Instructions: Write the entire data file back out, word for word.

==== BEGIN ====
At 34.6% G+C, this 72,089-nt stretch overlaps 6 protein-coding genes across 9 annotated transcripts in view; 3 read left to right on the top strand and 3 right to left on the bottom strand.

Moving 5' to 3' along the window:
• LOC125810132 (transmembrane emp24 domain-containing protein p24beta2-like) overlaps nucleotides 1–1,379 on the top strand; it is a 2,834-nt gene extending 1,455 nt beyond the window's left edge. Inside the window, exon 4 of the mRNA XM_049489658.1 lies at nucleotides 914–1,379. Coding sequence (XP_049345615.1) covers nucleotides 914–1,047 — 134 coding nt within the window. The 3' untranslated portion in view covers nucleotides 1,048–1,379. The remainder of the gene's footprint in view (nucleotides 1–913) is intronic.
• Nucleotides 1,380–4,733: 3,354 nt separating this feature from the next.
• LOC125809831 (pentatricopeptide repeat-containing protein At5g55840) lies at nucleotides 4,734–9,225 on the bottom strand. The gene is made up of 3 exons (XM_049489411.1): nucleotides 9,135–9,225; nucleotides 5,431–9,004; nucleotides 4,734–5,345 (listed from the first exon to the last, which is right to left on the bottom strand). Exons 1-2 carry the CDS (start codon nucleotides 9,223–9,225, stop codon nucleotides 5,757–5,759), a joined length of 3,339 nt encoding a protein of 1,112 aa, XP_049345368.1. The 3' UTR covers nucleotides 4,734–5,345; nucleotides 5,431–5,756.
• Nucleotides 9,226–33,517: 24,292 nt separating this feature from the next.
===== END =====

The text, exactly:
At 34.6% G+C, this 72,089-nt stretch overlaps 6 protein-coding genes across 9 annotated transcripts in view; 3 read left to right on the top strand and 3 right to left on the bottom strand.

Moving 5' to 3' along the window:
• LOC125810132 (transmembrane emp24 domain-containing protein p24beta2-like) overlaps nucleotides 1–1,379 on the top strand; it is a 2,834-nt gene extending 1,455 nt beyond the window's left edge. Inside the window, exon 4 of the mRNA XM_049489658.1 lies at nucleotides 914–1,379. Coding sequence (XP_049345615.1) covers nucleotides 914–1,047 — 134 coding nt within the window. The 3' untranslated portion in view covers nucleotides 1,048–1,379. The remainder of the gene's footprint in view (nucleotides 1–913) is intronic.
• Nucleotides 1,380–4,733: 3,354 nt separating this feature from the next.
• LOC125809831 (pentatricopeptide repeat-containing protein At5g55840) lies at nucleotides 4,734–9,225 on the bottom strand. The gene is made up of 3 exons (XM_049489411.1): nucleotides 9,135–9,225; nucleotides 5,431–9,004; nucleotides 4,734–5,345 (listed from the first exon to the last, which is right to left on the bottom strand). Exons 1-2 carry the CDS (start codon nucleotides 9,223–9,225, stop codon nucleotides 5,757–5,759), a joined length of 3,339 nt encoding a protein of 1,112 aa, XP_049345368.1. The 3' UTR covers nucleotides 4,734–5,345; nucleotides 5,431–5,756.
• Nucleotides 9,226–33,517: 24,292 nt separating this feature from the next.